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Bonifacio a model of consistency in rookie year

Royals right fielder has avoided slumps, made adjustments
MLB.com @FlannyMLB

KANSAS CITY -- One of the pleasant surprises for the Royals this season continues to be the play of rookie Jorge Bonifacio, who was called up in late April and subsequently grabbed the right-field spot and held onto it.

Bonifacio also has been a fixture in the No. 2 spot in the order since early June, primarily because he has avoided huge slumps and he generally finds a way to consistently get on base.

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KANSAS CITY -- One of the pleasant surprises for the Royals this season continues to be the play of rookie Jorge Bonifacio, who was called up in late April and subsequently grabbed the right-field spot and held onto it.

Bonifacio also has been a fixture in the No. 2 spot in the order since early June, primarily because he has avoided huge slumps and he generally finds a way to consistently get on base.

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In fact, Bonifacio, 24, just had a nine-game hitting streak end in Wednesday night's 4-3 win over the Tigers. He also had his 22-game streak of successfully reaching base end -- the latter is the second most for a Royals rookie in club history behind Kevin Seitzer's 29-game streak in 1987.

"He hasn't had a big slump, nothing prolonged," Royals manager Ned Yost said. "He always finds a way to mix in a couple of hits here and there."

The closest Bonifacio came to a prolonged slump was in early June when, over a 16-game span, he hit .161 with a .257 on-base percentage.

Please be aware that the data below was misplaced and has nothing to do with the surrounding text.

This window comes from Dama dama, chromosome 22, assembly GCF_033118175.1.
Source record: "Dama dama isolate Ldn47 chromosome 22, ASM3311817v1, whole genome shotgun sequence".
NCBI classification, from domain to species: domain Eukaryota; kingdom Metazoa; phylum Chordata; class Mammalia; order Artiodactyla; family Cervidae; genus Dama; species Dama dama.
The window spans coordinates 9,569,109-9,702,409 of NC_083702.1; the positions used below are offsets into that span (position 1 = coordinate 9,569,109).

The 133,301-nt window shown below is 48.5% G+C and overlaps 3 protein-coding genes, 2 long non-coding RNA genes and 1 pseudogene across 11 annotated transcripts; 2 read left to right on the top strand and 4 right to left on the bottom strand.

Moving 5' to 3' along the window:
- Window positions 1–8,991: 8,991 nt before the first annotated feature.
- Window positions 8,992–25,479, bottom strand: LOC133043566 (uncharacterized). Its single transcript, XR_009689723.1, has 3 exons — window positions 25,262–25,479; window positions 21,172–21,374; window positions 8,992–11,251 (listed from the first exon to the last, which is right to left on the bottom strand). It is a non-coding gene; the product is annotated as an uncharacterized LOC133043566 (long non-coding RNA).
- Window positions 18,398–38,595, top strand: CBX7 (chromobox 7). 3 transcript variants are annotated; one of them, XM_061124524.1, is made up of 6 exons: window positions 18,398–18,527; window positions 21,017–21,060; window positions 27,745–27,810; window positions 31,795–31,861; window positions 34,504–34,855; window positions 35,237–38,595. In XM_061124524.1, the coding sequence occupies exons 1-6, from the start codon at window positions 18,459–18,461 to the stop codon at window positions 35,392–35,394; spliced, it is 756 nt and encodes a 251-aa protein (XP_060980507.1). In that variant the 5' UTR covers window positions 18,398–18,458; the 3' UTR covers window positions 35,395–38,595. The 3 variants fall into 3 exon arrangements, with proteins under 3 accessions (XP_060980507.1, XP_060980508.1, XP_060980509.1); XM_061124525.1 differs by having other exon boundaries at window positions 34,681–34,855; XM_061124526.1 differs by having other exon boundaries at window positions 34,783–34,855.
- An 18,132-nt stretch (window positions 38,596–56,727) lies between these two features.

"Before the All-Star break, last month, there were pitches up and they were trying to get me to chase," Bonifacio said. "When we came back, I've tried and not swing at those pitches. That's helped me a lot."

Bonifacio raised plenty of eyebrows when he popped seven home runs in his first 31 games. But the Royals and Bonifacio knew that opponents eventually would make adjustments in how they pitched to him.

Bonifacio said it's basically a cat-and-mouse game of adjustments.

"They try and figure out other pitches or how to pitch me," he said, "but at the same time, I figure out how they pitch me. I try to make an adjustment."

Overall, Bonifacio has held his own, hitting .250 with a .434 slugging percentage. He has 11 home runs and 28 RBIs.

"I'm trying not to chase their pitches and [instead] trying to get my pitch to hit," he said. "That's the biggest point for me. Hopefully I'll keep hitting like that.

"Now they know I don't chase those pitches [up in the zone] anymore. I eliminate those pitches. They know I don't want to chase those pitches anymore."

Yost is a believer, mainly because of Bonifacio's demeanor.

"He'll continue to get better," Yost said. "He's a solid kid. His personality is the same every day. He's not laid-back but he's not over the top. He has the perfect mentality for this game, because it is a game of failure. And he doesn't get worked up over that."

Jeffrey Flanagan has covered the Royals since 1991, and for MLB.com since 2015. Follow him on Twitter @FlannyMLB.

Kansas City Royals, Jorge Bonifacio